Sunday, April 07, 2002
As tariffs kick in, steel prices rise
By Dan Nephin
The Associated Press
PITTSBURGH As less expensive foreign steel imports are being hit with new tariffs of up to 30 percent, U.S. mills are raising prices to meet increased demand, and some companies might even ration steel.
Pittsburgh-based U.S. Steel and other companies say they are not taking advantage of the pressure on foreign mills created by the Bush administration's tariffs, but simply reacting to the market, where an improving economy is increasing demand and where supplies are limited.
Average prices, which had sunk to 20-year lows, remain far below what they were in years past, they say.
We're trying to basically recover some of the pricing that's been lost, said Michael R. Dixon, a U.S. Steel spokesman.
A weak economy last year caused steel users to dip into inventories rather than buy steel, said Charles Bradford, an analyst with Bradford Research in New York. With reserves depleted, steel users now find themselves forced to buy at higher prices.
There's suddenly a lot less supply of steel available, Mr. Bradford said.
And fewer companies making it.
When LTV Corp. idled mills in December, it reduced capacity by about 6 million tons a year. A total of 15 million tons in annual capacity have been lost in a recent wave of bankruptcies; about 30 mills have gone under since 1998.
With the lack of supply in the domestic marketplace, irrespective of tariffs, the price was going up, said Michael Siegal, chairman of Olympic Steel, a steel service center in Bedford Heights, Ohio.
Mr. Siegal's company gets steel from the mills to manufacturers. He said he has heard reports of companies allocating, or rationing, steel to buyers but hasn't faced it himself.
He said he's had no trouble finding steel for transportation and heavy-industry customers as long as they're willing to pay more.
I was taught a long time ago, there's never a shortage of steel to buy, only a shortage of steel to buy at the price you want, Mr. Siegal said.
Olympic's purchasing price increased in January and will increase again when U.S. Steel begins charging $50 more a ton for hot-rolled steel and an additional $70 a ton for cold-rolled and coated steel this spring.
U.S. Steel said it is not rationing steel to customers, but Elizabeth Kovach, a spokeswoman for Bethlehem Steel, acknowledged that customers are being told it will take about twice as long to fill some orders as this time last year.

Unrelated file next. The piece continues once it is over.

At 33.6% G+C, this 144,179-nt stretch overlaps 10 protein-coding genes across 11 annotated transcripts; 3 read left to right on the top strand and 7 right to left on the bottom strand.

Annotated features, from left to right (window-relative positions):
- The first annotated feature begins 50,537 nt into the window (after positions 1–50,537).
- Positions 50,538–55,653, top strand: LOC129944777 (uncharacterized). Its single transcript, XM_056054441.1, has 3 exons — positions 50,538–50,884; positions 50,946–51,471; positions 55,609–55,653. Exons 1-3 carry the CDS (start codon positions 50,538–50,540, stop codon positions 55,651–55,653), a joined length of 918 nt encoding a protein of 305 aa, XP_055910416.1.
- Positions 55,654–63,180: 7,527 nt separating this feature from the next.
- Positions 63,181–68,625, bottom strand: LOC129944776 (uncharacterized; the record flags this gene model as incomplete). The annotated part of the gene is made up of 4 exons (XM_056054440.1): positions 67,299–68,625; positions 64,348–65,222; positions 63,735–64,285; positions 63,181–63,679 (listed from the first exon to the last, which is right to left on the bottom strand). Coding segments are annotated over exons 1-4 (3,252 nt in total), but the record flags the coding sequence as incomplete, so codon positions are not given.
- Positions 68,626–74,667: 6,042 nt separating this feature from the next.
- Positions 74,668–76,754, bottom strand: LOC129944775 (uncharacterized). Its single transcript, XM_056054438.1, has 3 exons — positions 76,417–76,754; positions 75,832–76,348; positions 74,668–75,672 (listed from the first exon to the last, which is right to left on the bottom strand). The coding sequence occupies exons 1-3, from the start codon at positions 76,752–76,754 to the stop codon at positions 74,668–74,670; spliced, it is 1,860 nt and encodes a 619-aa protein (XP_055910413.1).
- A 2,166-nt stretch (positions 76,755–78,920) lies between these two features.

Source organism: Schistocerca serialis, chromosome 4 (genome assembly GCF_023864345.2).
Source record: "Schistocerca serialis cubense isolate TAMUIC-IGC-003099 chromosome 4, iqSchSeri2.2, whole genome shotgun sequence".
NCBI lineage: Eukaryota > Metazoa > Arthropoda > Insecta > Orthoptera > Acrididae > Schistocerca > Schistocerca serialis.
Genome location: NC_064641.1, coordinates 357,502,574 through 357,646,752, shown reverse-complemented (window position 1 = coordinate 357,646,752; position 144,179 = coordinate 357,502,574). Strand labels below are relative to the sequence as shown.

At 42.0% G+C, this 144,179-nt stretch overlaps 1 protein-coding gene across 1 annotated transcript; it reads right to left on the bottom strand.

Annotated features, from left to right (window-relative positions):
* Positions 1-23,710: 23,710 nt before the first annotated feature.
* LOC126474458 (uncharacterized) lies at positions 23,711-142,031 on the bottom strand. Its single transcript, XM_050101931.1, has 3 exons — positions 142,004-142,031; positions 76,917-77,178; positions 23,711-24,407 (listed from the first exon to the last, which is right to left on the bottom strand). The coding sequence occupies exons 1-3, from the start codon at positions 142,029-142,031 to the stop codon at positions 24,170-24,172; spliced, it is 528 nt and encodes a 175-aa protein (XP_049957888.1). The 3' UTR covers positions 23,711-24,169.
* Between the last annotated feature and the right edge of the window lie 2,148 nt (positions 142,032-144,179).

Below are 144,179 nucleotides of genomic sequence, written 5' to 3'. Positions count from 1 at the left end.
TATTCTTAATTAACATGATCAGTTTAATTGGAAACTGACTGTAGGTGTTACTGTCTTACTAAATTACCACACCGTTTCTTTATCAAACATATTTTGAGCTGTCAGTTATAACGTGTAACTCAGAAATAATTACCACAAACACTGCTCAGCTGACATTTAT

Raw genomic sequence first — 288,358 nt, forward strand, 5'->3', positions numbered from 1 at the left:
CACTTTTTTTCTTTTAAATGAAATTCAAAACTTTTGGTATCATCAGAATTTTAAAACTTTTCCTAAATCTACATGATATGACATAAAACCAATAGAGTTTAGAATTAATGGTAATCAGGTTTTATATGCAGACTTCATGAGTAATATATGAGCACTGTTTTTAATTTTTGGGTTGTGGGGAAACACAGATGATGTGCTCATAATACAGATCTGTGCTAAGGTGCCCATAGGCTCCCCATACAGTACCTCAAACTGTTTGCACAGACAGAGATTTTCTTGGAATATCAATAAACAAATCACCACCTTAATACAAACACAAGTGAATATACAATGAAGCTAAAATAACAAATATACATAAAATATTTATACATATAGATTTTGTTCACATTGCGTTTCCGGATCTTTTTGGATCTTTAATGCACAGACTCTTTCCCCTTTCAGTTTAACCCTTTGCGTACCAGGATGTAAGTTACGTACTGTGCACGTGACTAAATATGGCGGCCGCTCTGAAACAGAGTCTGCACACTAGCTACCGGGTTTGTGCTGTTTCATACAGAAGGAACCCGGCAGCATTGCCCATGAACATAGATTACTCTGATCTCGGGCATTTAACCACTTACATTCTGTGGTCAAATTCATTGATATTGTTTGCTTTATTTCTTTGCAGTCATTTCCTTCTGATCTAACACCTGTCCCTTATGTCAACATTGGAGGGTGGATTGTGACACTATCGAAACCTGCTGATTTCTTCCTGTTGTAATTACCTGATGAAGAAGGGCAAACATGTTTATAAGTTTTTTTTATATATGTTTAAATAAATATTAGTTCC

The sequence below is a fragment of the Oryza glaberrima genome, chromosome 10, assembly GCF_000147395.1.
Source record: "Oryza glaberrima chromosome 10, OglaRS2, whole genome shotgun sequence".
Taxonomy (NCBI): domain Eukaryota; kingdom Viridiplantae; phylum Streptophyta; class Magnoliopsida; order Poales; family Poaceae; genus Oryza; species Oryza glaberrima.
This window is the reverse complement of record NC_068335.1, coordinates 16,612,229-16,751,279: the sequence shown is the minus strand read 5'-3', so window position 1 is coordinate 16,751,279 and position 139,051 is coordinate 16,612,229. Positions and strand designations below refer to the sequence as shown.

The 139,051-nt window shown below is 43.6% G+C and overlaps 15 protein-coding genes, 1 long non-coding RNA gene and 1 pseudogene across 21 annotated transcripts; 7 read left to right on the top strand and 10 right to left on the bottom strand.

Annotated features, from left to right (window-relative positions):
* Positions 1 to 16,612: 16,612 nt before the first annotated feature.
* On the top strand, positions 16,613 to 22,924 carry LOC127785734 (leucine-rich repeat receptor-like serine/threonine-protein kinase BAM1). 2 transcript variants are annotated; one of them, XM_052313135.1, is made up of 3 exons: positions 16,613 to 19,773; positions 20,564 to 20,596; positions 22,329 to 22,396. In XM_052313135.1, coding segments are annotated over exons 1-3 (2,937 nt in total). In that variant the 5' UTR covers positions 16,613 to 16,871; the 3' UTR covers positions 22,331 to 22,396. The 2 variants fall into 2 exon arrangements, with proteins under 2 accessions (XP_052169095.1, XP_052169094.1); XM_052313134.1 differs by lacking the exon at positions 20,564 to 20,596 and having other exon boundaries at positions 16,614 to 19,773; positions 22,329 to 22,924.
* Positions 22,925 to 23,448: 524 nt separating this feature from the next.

We are extending lead time and managing our order entry, Ms. Kovach said.
That's rationing to me, the analyst, Mr. Bradford, said. It's a very bad situation because everybody loses.
The fear of rationing prompts customers to double their orders, and they end up ordering more steel than they would like for their inventories.
According to Purchasing Magazine, which tracks steel prices, the market average for hot-rolled steel has risen to $260 a ton, compared with $210 a ton three months ago. Still, that's a far cry from the prices domestic steel commanded years ago. In 1980, the average price was $361 a ton.
It remains to be seen how much of the higher price users will pass on to customers.
This is a serious problem in this industry right now, said David Phelps, president of the American Institute for International Steel, which represents foreign steel buyers. Fundamentally, the 30 percent tariff gives very, very bad choices to producers in the U.S.
William J. Adler, president of Stripmatic Products Inc. in Cleveland, said companies such as his, which supply the auto industry, have been pressured to reduce costs over the past decade. Now, he said suppliers are telling him to expect higher prices and rationing in the future.
He said he has no choice but to charge more.
We've seen our profits drop down, and competition is fierce out there, he said.
Some analysts believe the higher domestic costs and reduced availability of foreign steel could drive manufacturers out of the United States and into countries where they can get steel at lower prices. For instance, Mexico and Canada are exempt from the tariffs.
Robert Crandall, a senior fellow at the Brookings Institution, a liberal Washington think tank, said he doesn't expect big automotive or appliance manufacturers to leave, however.
Those people don't pick up and move overnight, he said.
Mr. Crandall predicted that increased prices and reduced foreign competition would lead to more so-called minimills. Minimills operate by melting scrap steel rather than producing the metal from iron ore, and tend to use nonunion labor.
Minimills, he said, can be built for less and can make steel cheaper than companies such as U.S. Steel, Bethlehem Steel and LTV.
They can build a plant and produce sheet steel for about $200 a ton in about two years, he said. He added that half of steel production is from minimills.
The big guys are dying, he said.
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